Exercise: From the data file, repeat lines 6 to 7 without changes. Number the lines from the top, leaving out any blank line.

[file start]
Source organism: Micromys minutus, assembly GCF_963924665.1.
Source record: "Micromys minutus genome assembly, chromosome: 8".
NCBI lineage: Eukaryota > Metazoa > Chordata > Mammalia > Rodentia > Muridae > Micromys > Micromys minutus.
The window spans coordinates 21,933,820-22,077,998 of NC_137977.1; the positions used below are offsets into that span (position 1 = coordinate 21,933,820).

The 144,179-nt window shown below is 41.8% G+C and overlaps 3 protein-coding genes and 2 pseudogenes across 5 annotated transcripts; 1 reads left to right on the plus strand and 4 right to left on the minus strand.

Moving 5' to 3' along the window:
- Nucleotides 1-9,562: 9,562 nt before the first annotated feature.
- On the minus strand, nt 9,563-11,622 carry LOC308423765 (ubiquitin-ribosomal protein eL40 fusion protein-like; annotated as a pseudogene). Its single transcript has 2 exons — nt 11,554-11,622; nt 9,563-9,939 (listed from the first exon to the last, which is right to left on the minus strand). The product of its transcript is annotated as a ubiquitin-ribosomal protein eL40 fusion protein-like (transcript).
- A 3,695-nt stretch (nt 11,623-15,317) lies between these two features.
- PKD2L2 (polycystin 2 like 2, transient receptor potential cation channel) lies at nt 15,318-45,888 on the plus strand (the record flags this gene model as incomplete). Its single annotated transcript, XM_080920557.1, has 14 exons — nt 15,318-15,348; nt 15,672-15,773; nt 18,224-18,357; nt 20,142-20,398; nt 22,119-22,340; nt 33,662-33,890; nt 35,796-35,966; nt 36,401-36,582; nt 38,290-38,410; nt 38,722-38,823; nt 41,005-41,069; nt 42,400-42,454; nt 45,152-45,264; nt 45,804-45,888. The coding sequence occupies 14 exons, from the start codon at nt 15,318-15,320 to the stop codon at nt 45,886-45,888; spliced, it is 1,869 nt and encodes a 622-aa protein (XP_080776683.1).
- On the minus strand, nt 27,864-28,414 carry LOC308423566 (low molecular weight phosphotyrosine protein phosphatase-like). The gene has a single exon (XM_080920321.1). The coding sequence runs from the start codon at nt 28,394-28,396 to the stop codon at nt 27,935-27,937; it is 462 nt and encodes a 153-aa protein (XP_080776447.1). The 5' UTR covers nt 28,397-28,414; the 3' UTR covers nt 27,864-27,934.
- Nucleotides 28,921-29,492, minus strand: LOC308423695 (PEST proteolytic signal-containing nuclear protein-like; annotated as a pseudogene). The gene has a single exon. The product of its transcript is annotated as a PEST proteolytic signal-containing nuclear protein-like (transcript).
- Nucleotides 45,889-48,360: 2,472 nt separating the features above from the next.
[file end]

Moving 5' to 3' along the window:
- Nucleotides 1-9,562: 9,562 nt before the first annotated feature.